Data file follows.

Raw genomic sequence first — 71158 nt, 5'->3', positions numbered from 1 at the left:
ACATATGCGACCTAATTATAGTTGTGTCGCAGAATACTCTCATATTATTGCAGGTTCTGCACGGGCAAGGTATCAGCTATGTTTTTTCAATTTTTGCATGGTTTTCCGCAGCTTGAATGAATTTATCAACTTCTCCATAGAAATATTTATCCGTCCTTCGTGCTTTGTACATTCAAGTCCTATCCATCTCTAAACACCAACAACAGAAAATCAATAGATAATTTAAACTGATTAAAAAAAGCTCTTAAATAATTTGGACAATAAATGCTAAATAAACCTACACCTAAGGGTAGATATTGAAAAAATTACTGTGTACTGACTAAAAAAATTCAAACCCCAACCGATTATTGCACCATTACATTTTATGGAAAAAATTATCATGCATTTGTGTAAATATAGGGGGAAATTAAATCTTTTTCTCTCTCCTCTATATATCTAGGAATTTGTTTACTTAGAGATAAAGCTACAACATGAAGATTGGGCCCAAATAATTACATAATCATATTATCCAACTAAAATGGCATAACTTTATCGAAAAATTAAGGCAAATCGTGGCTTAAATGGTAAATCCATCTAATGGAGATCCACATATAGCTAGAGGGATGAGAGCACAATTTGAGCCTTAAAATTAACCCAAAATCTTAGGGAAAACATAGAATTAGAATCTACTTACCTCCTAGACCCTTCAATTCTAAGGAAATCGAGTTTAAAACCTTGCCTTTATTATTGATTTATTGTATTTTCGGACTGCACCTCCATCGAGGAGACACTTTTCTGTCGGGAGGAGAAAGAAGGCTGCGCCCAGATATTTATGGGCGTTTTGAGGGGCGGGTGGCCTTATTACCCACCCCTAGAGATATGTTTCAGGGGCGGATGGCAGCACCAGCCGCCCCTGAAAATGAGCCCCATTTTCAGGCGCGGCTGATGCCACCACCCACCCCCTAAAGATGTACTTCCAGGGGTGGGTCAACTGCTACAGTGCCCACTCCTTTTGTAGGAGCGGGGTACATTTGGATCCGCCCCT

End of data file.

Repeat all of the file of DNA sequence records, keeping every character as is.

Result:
Raw genomic sequence first — 71158 nt, 5'->3', positions numbered from 1 at the left:
ACATATGCGACCTAATTATAGTTGTGTCGCAGAATACTCTCATATTATTGCAGGTTCTGCACGGGCAAGGTATCAGCTATGTTTTTTCAATTTTTGCATGGTTTTCCGCAGCTTGAATGAATTTATCAACTTCTCCATAGAAATATTTATCCGTCCTTCGTGCTTTGTACATTCAAGTCCTATCCATCTCTAAACACCAACAACAGAAAATCAATAGATAATTTAAACTGATTAAAAAAAGCTCTTAAATAATTTGGACAATAAATGCTAAATAAACCTACACCTAAGGGTAGATATTGAAAAAATTACTGTGTACTGACTAAAAAAATTCAAACCCCAACCGATTATTGCACCATTACATTTTATGGAAAAAATTATCATGCATTTGTGTAAATATAGGGGGAAATTAAATCTTTTTCTCTCTCCTCTATATATCTAGGAATTTGTTTACTTAGAGATAAAGCTACAACATGAAGATTGGGCCCAAATAATTACATAATCATATTATCCAACTAAAATGGCATAACTTTATCGAAAAATTAAGGCAAATCGTGGCTTAAATGGTAAATCCATCTAATGGAGATCCACATATAGCTAGAGGGATGAGAGCACAATTTGAGCCTTAAAATTAACCCAAAATCTTAGGGAAAACATAGAATTAGAATCTACTTACCTCCTAGACCCTTCAATTCTAAGGAAATCGAGTTTAAAACCTTGCCTTTATTATTGATTTATTGTATTTTCGGACTGCACCTCCATCGAGGAGACACTTTTCTGTCGGGAGGAGAAAGAAGGCTGCGCCCAGATATTTATGGGCGTTTTGAGGGGCGGGTGGCCTTATTACCCACCCCTAGAGATATGTTTCAGGGGCGGATGGCAGCACCAGCCGCCCCTGAAAATGAGCCCCATTTTCAGGCGCGGCTGATGCCACCACCCACCCCCTAAAGATGTACTTCCAGGGGTGGGTCAACTGCTACAGTGCCCACTCCTTTTGTAGGAGCGGGGTACATTTGGATCCGCCCCT